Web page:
Anyway, we flew through some lake-effect snow bands that had originally developed over Lake Erie and were moving eastward over land. Lake Erie is southwest of Lake Ontario and also gets a lot of lake-effect snow. One of the many scientific goals of OWLeS is to study what is known as the "downwind persistence" of lake-effect snow. In more simple words, how are these lake-effect snow bands able to continue to grow and stay strong even after they move far from the lake? Today's flight collected data that might help answer that question.
Remember from my previous post that the lake-effect snow forms and strengthens over the lakes mainly due to the temperature difference between the lake water and the very cold air above it. Well, once a snow band moves off the lake, it loses that temperature difference (the land is much cooler than the water), yet these snow bands often stay very strong up to 100 or more miles from the lake. Why is that, and what meteorological processes are controlling it? We had one of the scientists onboard the flight who was wanting to study this and try to answer these questions. Below are some photos I took during the flight.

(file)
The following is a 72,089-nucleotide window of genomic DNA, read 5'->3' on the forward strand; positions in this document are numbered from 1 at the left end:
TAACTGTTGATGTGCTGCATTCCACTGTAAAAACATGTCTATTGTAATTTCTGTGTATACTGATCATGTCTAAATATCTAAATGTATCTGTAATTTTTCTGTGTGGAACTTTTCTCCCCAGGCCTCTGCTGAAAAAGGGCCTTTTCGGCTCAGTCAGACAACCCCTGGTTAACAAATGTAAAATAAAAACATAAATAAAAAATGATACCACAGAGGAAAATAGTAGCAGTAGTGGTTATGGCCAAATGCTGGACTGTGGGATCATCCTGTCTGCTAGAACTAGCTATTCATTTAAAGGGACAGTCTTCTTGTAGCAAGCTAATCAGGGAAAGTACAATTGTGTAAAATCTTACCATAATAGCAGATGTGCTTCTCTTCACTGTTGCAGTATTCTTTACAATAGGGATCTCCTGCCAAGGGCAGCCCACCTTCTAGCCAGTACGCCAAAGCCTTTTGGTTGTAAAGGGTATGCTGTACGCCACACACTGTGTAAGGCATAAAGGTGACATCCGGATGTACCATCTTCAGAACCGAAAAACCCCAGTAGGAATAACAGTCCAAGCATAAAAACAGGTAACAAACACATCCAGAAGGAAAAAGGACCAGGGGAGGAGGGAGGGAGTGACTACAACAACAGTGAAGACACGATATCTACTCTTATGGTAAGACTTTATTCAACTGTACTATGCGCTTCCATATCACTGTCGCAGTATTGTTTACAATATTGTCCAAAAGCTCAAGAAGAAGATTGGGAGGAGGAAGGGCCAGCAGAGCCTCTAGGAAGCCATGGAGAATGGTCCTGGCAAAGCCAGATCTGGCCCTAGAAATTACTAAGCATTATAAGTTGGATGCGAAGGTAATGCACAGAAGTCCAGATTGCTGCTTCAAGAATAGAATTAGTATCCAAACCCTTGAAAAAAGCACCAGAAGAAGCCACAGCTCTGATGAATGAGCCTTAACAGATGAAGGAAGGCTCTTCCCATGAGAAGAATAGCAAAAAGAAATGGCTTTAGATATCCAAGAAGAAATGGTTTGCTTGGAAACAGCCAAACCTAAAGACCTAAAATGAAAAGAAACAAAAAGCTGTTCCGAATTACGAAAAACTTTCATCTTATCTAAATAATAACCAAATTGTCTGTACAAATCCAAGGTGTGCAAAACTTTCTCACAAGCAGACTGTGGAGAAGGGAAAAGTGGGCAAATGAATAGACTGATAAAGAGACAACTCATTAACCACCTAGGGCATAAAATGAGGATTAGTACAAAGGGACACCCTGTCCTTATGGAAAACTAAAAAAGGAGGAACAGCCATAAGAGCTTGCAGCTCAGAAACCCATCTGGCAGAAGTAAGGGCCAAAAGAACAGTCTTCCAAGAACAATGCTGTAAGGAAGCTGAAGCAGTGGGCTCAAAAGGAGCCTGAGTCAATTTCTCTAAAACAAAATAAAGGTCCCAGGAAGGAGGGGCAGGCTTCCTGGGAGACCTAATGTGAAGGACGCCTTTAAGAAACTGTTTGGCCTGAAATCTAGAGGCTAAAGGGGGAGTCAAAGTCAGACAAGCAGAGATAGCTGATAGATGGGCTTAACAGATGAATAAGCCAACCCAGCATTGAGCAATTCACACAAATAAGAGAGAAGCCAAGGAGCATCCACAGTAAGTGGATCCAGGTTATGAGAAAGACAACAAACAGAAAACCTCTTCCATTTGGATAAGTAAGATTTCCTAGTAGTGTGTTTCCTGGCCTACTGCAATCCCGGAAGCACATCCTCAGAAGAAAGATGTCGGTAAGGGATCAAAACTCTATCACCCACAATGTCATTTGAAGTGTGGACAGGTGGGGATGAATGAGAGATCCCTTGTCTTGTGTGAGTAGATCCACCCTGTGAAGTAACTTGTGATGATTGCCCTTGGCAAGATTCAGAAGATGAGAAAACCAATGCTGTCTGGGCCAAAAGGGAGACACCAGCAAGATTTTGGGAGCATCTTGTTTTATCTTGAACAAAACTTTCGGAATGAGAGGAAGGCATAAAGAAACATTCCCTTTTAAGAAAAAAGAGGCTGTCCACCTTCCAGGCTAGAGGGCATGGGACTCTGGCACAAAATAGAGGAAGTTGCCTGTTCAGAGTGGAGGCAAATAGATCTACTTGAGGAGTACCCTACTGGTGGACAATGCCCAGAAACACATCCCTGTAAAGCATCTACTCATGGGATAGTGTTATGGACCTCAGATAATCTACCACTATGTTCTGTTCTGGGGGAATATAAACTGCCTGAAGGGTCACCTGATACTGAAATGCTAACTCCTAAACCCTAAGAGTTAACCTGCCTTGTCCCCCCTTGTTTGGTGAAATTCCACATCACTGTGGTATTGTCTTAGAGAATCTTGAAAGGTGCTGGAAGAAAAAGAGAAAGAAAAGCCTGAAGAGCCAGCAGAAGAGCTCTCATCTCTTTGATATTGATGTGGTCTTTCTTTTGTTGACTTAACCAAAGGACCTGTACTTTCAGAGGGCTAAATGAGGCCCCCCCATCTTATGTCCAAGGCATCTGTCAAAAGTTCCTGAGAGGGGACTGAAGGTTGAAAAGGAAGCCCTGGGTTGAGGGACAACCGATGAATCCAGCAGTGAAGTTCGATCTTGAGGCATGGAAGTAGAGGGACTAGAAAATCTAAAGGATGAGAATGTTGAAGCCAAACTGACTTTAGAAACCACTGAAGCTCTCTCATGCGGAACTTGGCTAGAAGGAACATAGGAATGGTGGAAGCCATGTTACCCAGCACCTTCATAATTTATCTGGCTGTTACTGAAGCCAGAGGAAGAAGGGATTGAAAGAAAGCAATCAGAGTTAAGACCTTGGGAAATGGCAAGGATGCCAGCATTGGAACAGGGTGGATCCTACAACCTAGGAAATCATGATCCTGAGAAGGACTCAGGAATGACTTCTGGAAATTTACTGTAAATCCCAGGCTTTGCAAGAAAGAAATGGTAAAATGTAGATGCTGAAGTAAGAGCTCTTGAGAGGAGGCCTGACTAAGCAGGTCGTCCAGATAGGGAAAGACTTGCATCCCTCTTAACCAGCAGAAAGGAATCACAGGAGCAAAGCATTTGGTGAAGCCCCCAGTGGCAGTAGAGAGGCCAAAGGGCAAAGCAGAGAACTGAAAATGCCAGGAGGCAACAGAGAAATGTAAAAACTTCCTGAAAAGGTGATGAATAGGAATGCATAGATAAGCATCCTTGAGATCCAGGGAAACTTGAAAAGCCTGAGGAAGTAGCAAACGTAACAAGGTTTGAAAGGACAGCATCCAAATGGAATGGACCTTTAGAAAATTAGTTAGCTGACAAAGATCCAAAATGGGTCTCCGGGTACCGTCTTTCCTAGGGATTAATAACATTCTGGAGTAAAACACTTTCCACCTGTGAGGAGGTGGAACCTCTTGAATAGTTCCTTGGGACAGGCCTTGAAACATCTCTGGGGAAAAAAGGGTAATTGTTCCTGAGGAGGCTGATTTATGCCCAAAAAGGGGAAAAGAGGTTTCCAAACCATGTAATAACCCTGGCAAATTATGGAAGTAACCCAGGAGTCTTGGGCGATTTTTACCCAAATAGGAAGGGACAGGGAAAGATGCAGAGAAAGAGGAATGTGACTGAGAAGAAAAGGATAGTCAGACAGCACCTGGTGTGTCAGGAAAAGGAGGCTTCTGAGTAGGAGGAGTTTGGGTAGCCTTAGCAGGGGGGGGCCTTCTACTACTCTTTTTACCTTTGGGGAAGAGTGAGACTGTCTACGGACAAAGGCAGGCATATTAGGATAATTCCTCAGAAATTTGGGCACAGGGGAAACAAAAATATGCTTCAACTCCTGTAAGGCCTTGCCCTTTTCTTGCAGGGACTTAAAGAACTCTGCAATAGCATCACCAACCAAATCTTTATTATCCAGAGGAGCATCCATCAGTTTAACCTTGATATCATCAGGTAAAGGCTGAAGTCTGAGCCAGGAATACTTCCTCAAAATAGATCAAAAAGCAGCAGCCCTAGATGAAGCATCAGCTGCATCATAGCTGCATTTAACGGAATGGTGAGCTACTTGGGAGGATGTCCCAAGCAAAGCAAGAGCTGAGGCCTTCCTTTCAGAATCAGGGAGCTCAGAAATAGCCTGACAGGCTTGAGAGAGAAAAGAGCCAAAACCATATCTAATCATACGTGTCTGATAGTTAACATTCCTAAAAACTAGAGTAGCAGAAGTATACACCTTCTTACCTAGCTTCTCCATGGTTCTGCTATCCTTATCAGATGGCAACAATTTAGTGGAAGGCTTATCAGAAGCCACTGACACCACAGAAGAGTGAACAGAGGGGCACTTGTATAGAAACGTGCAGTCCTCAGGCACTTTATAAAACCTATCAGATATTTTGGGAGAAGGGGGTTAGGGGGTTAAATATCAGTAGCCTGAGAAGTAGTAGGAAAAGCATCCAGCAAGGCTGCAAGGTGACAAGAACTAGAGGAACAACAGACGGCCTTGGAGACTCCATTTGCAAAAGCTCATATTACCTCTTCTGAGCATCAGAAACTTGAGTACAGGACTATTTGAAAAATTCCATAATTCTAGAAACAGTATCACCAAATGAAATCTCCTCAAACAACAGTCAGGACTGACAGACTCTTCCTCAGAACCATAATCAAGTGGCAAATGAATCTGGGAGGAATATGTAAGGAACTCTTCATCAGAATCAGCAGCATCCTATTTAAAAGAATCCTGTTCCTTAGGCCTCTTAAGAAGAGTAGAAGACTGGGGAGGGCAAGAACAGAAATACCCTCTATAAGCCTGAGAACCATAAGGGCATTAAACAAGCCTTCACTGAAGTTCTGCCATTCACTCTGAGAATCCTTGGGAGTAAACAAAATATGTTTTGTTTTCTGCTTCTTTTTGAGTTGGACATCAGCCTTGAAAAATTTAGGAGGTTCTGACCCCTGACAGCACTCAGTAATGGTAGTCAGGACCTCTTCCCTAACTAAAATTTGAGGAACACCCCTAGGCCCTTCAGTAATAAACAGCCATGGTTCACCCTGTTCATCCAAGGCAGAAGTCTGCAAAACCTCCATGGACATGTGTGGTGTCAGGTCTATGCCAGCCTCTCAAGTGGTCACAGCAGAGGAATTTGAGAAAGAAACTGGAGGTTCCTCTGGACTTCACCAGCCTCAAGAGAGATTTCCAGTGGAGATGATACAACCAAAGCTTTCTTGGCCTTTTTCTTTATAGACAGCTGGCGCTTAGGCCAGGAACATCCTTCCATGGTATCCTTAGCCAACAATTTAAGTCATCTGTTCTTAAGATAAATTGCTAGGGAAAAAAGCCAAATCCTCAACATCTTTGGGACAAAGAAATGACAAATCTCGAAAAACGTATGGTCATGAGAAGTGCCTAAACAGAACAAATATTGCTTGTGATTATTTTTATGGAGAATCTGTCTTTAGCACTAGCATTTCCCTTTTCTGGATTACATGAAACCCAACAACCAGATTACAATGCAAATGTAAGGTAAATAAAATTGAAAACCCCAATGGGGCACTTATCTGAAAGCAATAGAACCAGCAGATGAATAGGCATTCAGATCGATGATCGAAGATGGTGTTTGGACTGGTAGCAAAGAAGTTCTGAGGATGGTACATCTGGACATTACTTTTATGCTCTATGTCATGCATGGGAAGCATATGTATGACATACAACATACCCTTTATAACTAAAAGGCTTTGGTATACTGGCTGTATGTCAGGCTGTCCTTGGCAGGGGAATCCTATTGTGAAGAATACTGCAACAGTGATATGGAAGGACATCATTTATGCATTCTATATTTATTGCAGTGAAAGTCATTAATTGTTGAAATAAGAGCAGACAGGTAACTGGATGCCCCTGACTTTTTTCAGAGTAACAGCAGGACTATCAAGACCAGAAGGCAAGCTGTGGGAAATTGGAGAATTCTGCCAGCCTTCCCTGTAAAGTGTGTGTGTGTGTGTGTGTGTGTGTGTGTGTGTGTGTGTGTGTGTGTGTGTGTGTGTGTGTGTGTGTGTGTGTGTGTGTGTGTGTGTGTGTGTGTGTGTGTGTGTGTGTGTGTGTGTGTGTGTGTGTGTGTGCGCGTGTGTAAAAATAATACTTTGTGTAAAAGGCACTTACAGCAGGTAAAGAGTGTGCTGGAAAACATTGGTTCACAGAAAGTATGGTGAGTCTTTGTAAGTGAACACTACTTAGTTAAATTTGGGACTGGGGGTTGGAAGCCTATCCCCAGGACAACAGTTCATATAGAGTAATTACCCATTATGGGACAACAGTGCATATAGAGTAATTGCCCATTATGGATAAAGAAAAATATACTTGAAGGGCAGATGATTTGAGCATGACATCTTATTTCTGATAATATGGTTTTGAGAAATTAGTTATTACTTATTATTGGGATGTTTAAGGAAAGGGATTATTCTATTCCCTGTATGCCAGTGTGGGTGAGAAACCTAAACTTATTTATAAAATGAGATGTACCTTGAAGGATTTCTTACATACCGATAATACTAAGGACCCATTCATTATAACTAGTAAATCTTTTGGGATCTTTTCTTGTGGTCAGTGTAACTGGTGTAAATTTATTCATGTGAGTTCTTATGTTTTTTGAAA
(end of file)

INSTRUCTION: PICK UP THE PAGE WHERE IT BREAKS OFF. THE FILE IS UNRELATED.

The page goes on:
|My display in the 4th seat shows data from our lidar (all the reds, yellows, and blues), |
which is sort of like a radar, and our flight track plotted on top of
the National Weather Service radar map
|Flying at ~7000 ft above the ground east of the lake-effect snowbands. |
This photo is looking southeast. Some of the weather instruments are visible
at the end of the wing!
|National Weather Service radar map over upstate New York|
|Just before takeoff. From L to R: Our pilot Brett, Phil, Scott the research scientist, and Jeff the flight scientist|